2 Red Flags for Recruiters Using the
The Rooney Rule is a well-meant attempt to address racial inequality in the
National Football League (NFL) that is now a part of diversity and inclusion
efforts for many recruiters. However, the Rooney Rule has flaws.
The Rooney Rule requires teams to interview at
least one ethnic-minority candidate when hiring a
new head coach.
It also (now) requires teams to interview minorities for
general manager positions as well as women for some
front-office positions. It continues to evolve.
The Rooney Rule is well-
intentioned, but it’s incomplete.
Only one team (the Detroit Lions) has
ever received a fine for violating the
rule, and questions linger about its
fairness in real-world application.
The rule overlooks the fact that a single underrepresented minority
candidate isn’t enough. It also attempts to manufacture diversity rather
than acquiring it organically.
One red flag for recruiters is that the
Rooney Rule doesn’t address the
negligible impact that a single diverse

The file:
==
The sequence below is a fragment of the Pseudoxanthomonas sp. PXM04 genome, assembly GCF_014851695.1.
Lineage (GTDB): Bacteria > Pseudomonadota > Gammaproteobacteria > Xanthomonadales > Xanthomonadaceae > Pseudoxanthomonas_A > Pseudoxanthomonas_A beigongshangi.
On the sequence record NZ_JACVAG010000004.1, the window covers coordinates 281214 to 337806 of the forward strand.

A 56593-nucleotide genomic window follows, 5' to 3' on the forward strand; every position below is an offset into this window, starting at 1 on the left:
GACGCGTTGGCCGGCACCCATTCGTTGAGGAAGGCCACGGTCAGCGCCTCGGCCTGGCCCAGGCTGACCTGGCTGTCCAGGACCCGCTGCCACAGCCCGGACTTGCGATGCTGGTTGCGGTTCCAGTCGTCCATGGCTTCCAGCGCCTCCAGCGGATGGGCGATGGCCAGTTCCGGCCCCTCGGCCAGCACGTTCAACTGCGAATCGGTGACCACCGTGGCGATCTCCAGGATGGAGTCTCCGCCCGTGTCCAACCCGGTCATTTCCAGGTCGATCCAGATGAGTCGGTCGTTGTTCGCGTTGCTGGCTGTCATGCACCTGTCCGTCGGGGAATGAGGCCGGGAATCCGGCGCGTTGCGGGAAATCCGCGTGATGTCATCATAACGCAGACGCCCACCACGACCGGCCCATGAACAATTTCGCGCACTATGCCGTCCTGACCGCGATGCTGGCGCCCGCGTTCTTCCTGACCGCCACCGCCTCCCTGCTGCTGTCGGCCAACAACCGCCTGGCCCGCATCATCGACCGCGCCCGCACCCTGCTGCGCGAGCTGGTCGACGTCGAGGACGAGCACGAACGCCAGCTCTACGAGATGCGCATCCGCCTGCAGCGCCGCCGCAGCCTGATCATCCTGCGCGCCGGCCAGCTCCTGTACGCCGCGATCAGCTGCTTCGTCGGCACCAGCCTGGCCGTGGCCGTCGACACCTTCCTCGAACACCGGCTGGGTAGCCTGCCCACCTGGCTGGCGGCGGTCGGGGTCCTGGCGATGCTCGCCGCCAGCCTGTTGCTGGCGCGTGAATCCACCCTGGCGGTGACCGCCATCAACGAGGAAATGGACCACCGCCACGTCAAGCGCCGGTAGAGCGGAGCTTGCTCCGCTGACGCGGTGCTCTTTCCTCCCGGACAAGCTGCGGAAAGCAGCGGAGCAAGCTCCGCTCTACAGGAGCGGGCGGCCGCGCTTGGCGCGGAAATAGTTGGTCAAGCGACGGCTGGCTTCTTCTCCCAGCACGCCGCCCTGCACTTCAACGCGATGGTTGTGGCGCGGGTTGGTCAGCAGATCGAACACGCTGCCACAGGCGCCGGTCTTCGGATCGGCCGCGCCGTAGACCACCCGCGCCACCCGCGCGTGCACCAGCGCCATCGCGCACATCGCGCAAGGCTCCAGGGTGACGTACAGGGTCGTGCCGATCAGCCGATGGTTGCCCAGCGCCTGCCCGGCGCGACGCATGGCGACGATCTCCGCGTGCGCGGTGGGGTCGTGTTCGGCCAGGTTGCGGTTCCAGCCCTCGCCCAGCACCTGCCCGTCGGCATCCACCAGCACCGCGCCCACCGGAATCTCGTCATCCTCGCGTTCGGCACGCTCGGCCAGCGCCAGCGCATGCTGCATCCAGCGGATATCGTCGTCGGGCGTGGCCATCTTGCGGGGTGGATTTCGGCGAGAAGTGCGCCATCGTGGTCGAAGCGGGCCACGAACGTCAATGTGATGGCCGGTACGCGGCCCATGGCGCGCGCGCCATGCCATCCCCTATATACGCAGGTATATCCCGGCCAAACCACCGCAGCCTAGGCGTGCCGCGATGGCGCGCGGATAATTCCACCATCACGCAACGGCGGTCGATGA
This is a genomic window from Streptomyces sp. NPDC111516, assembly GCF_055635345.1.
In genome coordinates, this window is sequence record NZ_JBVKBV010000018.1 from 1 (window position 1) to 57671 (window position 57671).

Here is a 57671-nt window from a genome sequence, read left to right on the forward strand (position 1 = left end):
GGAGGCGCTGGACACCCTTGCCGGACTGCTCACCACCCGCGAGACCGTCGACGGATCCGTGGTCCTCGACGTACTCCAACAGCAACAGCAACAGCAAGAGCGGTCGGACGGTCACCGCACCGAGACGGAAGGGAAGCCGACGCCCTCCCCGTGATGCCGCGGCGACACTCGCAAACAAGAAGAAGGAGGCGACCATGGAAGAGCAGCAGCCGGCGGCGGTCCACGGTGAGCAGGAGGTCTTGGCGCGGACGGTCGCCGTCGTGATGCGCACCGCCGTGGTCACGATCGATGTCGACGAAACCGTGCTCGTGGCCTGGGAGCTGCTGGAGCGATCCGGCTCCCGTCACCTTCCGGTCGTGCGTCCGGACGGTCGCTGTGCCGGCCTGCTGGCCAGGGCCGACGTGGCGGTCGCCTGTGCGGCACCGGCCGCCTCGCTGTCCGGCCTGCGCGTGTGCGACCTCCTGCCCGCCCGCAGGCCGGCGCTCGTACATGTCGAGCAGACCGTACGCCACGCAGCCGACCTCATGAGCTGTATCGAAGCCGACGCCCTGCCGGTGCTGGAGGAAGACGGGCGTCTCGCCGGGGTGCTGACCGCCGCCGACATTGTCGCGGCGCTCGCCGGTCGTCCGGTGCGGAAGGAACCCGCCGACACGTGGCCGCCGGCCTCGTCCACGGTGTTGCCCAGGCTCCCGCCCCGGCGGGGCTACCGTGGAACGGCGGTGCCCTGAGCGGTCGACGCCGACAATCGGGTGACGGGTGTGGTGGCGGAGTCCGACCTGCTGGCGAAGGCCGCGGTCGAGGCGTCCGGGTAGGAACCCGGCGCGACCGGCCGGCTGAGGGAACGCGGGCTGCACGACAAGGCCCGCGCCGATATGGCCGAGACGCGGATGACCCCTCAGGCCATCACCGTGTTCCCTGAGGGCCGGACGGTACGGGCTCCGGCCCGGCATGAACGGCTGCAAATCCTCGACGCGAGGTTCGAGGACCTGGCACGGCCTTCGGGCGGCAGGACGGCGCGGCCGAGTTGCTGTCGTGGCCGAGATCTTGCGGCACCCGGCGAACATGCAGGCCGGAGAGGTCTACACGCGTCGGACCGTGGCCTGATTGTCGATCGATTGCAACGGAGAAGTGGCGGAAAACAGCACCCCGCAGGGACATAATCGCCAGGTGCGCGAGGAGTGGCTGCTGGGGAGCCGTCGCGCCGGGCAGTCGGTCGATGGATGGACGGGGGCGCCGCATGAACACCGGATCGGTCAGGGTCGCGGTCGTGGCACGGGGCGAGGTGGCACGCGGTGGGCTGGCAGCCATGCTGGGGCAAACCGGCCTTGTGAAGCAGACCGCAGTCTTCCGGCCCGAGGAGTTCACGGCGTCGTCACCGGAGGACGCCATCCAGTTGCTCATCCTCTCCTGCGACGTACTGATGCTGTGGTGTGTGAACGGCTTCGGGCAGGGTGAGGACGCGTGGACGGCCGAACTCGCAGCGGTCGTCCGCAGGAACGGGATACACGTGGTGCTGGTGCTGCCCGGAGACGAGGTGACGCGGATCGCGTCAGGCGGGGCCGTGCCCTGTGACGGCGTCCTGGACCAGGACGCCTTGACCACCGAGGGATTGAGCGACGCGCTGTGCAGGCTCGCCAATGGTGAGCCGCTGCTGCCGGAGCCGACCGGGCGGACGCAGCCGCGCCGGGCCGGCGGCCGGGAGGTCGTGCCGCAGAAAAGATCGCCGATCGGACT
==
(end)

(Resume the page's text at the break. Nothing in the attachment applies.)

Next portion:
candidate has on the hiring process.
A second red flag for recruiters is that the
Rooney Rule requires them to tinker with their
candidate pool, which isn’t something they need
to do if they’ve got a large enough pool.
Detractors of the rule question whether hiring teams are sacrificing quality to
‘manufacture’ diverse candidate pools. Supporters and detractors alike struggle with
asking hiring teams to purposefully source minority candidates.
Datapeople’s own research has
found that large numbers of
applicants will naturally yield more
diversity in your candidate pool.
In other words, more candidates from
underrepresented groups at the top of
the funnel net more qualified candidates
from underrepresented groups at the
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